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New Team Will Work With High-Risk Youths In McLean County

Trisha speaks
Ryan Denham
/
WGLT
Trisha Malott is the county’s Behavioral Health Coordinating Council supervisor.";

As many as 50 high-risk youth with mental illness or substance abuse issues in McLean County will benefit from a new team approach to serving them, funded in part by a new grant.

The Comprehensive Assessment Team (CAT) will work with youths who’ve had some contact with law enforcement. CAT will pull together any service provider that's had a “touchpoint” with a given youth, such as social service agencies, counselors, or pediatricians, said Trisha Malott, the county’s Behavioral Health Coordinating Council supervisor. Meeting in person or by videoconference, the team will provide wraparound services for each youth, with the goal to reduce recidivism and treat behavioral health or substance abuse issues.

“It’s rare for teams of providers to all come together at one moment to discuss one specific youth,” Malott said. “It’s really to change how we approach high-risk youth and the families who really need it most, so that we’re building up a system around them. That’s a little bit different of an approach than we’re currently taking.”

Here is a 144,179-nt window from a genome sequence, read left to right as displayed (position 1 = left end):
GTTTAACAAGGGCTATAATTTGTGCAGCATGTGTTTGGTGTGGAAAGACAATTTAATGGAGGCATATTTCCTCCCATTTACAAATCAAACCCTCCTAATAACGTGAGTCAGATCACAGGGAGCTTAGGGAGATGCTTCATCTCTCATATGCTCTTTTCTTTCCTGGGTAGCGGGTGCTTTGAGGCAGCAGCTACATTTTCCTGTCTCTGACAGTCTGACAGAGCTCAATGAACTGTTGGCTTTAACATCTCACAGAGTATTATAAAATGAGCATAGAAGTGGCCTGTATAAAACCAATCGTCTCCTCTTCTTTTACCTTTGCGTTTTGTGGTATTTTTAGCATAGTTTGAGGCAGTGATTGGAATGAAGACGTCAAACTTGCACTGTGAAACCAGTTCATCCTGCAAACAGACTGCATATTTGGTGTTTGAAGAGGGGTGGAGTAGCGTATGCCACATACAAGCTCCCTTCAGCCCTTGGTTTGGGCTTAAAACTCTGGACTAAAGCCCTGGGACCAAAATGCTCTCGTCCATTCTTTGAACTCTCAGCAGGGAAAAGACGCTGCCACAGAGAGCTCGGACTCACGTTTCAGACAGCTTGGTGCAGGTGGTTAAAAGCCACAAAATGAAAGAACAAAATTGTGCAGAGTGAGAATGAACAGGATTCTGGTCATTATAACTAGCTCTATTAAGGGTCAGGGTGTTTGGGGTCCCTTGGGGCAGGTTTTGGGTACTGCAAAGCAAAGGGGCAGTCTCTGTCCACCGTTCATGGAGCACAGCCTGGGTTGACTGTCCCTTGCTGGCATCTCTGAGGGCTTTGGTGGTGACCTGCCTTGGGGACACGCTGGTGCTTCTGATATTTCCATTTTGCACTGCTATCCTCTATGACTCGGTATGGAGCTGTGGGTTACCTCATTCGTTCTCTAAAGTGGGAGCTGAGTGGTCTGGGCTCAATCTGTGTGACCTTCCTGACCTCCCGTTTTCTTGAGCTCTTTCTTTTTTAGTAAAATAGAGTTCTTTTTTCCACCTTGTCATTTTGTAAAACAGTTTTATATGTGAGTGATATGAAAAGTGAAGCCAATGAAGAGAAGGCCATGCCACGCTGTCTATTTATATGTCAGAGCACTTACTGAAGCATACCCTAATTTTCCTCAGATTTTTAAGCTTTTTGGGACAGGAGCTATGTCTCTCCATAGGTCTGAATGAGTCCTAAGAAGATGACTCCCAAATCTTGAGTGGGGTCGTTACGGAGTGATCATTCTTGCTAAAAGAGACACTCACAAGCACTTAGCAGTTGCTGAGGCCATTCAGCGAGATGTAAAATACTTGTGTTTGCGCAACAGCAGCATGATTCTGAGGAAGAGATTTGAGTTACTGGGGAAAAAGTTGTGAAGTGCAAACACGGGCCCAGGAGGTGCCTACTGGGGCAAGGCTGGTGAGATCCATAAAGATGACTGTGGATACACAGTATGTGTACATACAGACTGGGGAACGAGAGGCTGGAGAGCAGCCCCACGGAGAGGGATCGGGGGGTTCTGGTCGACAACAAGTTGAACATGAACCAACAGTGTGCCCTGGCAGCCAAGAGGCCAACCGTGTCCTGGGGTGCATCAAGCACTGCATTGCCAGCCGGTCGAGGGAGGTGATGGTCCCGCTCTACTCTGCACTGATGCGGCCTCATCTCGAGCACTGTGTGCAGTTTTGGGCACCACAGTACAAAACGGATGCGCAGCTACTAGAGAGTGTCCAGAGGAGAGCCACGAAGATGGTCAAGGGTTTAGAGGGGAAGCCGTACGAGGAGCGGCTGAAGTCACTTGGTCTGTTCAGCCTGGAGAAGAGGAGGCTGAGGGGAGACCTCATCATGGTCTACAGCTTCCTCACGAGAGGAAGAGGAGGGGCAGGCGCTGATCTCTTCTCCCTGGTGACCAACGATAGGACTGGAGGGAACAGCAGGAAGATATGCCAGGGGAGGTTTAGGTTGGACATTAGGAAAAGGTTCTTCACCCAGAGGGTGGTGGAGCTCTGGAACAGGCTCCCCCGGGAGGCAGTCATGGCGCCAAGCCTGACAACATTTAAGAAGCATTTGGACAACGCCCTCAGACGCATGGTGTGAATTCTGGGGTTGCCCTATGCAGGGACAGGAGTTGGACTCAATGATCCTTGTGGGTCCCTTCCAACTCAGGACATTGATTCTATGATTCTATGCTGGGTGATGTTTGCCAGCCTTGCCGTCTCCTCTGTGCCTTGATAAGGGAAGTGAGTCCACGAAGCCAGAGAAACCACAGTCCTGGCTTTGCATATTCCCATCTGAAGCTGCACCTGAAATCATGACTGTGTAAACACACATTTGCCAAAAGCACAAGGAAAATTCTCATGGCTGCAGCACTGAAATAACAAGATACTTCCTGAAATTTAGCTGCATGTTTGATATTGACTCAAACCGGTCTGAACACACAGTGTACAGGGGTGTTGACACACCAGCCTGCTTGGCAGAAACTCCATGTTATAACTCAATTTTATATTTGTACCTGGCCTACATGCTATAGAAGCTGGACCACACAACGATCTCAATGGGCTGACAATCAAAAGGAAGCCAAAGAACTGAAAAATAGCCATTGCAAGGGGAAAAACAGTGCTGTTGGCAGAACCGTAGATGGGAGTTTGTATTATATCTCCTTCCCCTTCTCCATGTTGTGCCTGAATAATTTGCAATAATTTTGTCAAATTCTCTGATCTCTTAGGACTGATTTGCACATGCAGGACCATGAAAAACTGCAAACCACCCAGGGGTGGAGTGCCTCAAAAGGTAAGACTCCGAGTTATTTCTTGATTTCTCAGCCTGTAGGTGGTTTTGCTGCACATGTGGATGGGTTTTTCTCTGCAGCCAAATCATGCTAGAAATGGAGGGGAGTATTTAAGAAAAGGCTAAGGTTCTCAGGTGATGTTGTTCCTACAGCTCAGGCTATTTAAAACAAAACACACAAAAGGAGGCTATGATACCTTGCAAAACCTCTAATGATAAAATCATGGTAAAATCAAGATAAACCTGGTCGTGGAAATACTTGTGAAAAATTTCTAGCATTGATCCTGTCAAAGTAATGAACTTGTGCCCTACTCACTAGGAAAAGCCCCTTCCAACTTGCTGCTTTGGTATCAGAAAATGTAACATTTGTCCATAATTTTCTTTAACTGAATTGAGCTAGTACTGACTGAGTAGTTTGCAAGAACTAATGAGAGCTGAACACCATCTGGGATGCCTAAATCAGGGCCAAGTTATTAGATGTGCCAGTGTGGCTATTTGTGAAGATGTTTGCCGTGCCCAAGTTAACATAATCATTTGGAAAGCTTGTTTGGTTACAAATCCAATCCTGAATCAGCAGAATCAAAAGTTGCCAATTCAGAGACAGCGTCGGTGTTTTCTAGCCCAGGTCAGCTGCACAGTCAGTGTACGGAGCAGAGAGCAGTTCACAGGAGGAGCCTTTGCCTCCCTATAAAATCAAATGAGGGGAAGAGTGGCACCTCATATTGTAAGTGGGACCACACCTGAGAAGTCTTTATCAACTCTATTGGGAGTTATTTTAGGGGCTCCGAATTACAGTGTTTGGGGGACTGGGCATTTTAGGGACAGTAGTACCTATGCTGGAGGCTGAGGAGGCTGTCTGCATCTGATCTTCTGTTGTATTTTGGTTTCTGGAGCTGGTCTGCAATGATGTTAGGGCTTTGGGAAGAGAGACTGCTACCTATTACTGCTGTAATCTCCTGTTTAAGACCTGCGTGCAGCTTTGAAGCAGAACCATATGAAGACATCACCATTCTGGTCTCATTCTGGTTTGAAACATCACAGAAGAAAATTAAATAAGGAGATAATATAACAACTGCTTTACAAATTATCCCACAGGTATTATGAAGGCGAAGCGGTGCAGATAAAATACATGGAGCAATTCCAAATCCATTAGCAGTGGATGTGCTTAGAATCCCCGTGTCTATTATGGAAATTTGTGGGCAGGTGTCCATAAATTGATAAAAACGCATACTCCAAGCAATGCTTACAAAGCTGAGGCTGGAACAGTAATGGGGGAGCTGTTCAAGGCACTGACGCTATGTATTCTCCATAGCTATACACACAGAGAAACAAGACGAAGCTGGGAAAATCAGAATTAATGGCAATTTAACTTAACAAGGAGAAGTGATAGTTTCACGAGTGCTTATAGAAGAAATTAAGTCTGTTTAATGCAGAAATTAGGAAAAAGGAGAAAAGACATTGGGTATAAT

An update on the program was offered at Thursday's Juvenile Justice Council meeting at Bloomington Police headquarters.

The CAT program is funded in part by a $381,590 grant from the Bureau of Justice Assistance (BJA) in the U.S. Department of Justice. The money will be used to pay the salary of new CAT coordinator Donnelle Pressburger; buy webinar software, cameras, and a case-management system; and other costs. The goal is to establish the program during the three-year grant period while making it sustainable long-term, Malott said.

The grant-funded program formalizes and expands upon a previous, more grassroots version of CAT that developed a few years ago, she said. Leaders hope it leads to a culture change in how agencies work together and share information.

“It will be a way to bring them all to the table and to all talk about that one individual youth’s treatment plan, so everyone’s on the same page and sharing information as they can,” Malott said.

Partners in the grant include the Center for Youth & Family Solutions (CYFS), which has locations in Bloomington.

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